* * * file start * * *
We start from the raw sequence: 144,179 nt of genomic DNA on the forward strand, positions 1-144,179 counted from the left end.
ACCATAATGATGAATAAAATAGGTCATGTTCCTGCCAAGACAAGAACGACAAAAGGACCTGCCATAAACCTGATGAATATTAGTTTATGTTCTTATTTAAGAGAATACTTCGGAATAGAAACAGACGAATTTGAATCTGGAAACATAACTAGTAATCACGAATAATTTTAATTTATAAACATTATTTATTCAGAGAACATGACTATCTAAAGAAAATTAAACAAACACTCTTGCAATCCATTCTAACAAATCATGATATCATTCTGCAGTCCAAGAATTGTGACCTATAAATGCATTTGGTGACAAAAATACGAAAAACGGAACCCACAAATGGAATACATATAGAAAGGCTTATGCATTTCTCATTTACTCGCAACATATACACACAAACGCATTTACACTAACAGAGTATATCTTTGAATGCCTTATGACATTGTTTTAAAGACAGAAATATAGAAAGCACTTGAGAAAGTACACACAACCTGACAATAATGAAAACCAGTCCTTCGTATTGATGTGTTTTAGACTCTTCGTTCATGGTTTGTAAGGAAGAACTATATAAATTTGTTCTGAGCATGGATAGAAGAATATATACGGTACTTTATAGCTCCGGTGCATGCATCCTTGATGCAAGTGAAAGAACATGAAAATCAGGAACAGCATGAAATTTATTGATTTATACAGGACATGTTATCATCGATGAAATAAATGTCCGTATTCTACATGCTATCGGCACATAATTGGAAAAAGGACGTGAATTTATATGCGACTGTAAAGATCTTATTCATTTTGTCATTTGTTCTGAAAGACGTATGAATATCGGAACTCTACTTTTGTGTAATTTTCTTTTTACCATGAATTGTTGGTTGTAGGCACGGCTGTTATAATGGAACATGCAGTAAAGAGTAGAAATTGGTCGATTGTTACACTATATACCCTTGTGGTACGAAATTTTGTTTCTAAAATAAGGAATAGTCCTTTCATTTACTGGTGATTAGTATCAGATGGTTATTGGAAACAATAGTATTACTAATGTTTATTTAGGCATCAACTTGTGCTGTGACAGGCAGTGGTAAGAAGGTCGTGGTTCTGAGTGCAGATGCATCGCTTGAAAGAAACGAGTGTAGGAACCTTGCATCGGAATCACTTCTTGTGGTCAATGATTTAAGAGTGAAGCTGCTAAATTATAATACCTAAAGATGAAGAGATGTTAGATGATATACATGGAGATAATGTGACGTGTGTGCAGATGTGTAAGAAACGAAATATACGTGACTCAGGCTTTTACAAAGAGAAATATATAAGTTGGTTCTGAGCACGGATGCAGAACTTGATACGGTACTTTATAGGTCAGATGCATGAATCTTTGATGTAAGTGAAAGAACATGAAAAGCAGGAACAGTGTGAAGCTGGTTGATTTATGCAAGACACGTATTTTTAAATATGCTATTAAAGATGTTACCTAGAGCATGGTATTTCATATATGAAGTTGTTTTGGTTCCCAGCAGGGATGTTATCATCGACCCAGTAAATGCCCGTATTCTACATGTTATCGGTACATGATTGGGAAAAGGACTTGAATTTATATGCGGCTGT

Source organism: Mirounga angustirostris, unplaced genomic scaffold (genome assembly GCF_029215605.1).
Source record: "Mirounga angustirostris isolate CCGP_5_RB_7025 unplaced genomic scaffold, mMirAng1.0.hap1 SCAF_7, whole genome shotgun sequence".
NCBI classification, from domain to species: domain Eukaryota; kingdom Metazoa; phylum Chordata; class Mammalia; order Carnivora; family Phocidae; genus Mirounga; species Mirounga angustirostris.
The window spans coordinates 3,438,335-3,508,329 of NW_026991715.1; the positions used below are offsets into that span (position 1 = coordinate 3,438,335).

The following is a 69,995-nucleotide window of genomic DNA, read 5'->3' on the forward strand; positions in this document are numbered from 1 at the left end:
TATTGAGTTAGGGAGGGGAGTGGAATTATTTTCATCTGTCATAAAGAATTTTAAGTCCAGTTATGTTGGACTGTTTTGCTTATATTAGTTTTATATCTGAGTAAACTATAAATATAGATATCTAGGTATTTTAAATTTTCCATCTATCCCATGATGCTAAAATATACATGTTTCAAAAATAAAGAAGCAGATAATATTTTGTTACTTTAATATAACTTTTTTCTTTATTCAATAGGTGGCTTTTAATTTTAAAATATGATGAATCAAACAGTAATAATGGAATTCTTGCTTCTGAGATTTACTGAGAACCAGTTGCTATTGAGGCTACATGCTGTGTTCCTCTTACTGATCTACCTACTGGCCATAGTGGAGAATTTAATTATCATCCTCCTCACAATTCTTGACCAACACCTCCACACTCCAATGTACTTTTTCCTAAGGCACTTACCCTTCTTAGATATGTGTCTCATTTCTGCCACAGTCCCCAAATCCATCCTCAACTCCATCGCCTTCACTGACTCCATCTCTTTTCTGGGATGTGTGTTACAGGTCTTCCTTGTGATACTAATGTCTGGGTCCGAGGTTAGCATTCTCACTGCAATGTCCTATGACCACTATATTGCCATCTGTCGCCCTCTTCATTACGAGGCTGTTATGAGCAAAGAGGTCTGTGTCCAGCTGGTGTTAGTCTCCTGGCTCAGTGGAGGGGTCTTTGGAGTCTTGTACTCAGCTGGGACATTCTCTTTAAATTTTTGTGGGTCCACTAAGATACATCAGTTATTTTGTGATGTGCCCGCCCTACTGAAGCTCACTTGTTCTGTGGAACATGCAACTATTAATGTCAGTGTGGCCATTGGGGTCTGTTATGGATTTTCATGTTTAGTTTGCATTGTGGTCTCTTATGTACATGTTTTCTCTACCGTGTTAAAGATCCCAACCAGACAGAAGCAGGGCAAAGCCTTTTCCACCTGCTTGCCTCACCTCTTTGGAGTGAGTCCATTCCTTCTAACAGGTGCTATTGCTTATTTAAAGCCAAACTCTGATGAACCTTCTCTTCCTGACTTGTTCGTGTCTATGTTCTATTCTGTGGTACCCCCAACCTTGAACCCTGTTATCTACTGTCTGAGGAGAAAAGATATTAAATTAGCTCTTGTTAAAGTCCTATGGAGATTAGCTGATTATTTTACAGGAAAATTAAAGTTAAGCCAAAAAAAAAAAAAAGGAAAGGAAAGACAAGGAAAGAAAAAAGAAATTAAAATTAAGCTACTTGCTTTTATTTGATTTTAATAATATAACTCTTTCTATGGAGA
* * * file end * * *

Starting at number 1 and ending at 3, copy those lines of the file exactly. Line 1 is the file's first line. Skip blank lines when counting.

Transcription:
We start from the raw sequence: 144,179 nt of genomic DNA on the forward strand, positions 1-144,179 counted from the left end.
ACCATAATGATGAATAAAATAGGTCATGTTCCTGCCAAGACAAGAACGACAAAAGGACCTGCCATAAACCTGATGAATATTAGTTTATGTTCTTATTTAAGAGAATACTTCGGAATAGAAACAGACGAATTTGAATCTGGAAACATAACTAGTAATCACGAATAATTTTAATTTATAAACATTATTTATTCAGAGAACATGACTATCTAAAGAAAATTAAACAAACACTCTTGCAATCCATTCTAACAAATCATGATATCATTCTGCAGTCCAAGAATTGTGACCTATAAATGCATTTGGTGACAAAAATACGAAAAACGGAACCCACAAATGGAATACATATAGAAAGGCTTATGCATTTCTCATTTACTCGCAACATATACACACAAACGCATTTACACTAACAGAGTATATCTTTGAATGCCTTATGACATTGTTTTAAAGACAGAAATATAGAAAGCACTTGAGAAAGTACACACAACCTGACAATAATGAAAACCAGTCCTTCGTATTGATGTGTTTTAGACTCTTCGTTCATGGTTTGTAAGGAAGAACTATATAAATTTGTTCTGAGCATGGATAGAAGAATATATACGGTACTTTATAGCTCCGGTGCATGCATCCTTGATGCAAGTGAAAGAACATGAAAATCAGGAACAGCATGAAATTTATTGATTTATACAGGACATGTTATCATCGATGAAATAAATGTCCGTATTCTACATGCTATCGGCACATAATTGGAAAAAGGACGTGAATTTATATGCGACTGTAAAGATCTTATTCATTTTGTCATTTGTTCTGAAAGACGTATGAATATCGGAACTCTACTTTTGTGTAATTTTCTTTTTACCATGAATTGTTGGTTGTAGGCACGGCTGTTATAATGGAACATGCAGTAAAGAGTAGAAATTGGTCGATTGTTACACTATATACCCTTGTGGTACGAAATTTTGTTTCTAAAATAAGGAATAGTCCTTTCATTTACTGGTGATTAGTATCAGATGGTTATTGGAAACAATAGTATTACTAATGTTTATTTAGGCATCAACTTGTGCTGTGACAGGCAGTGGTAAGAAGGTCGTGGTTCTGAGTGCAGATGCATCGCTTGAAAGAAACGAGTGTAGGAACCTTGCATCGGAATCACTTCTTGTGGTCAATGATTTAAGAGTGAAGCTGCTAAATTATAATACCTAAAGATGAAGAGATGTTAGATGATATACATGGAGATAATGTGACGTGTGTGCAGATGTGTAAGAAACGAAATATACGTGACTCAGGCTTTTACAAAGAGAAATATATAAGTTGGTTCTGAGCACGGATGCAGAACTTGATACGGTACTTTATAGGTCAGATGCATGAATCTTTGATGTAAGTGAAAGAACATGAAAAGCAGGAACAGTGTGAAGCTGGTTGATTTATGCAAGACACGTATTTTTAAATATGCTATTAAAGATGTTACCTAGAGCATGGTATTTCATATATGAAGTTGTTTTGGTTCCCAGCAGGGATGTTATCATCGACCCAGTAAATGCCCGTATTCTACATGTTATCGGTACATGATTGGGAAAAGGACTTGAATTTATATGCGGCTGT

Source organism: Mirounga angustirostris, unplaced genomic scaffold (genome assembly GCF_029215605.1).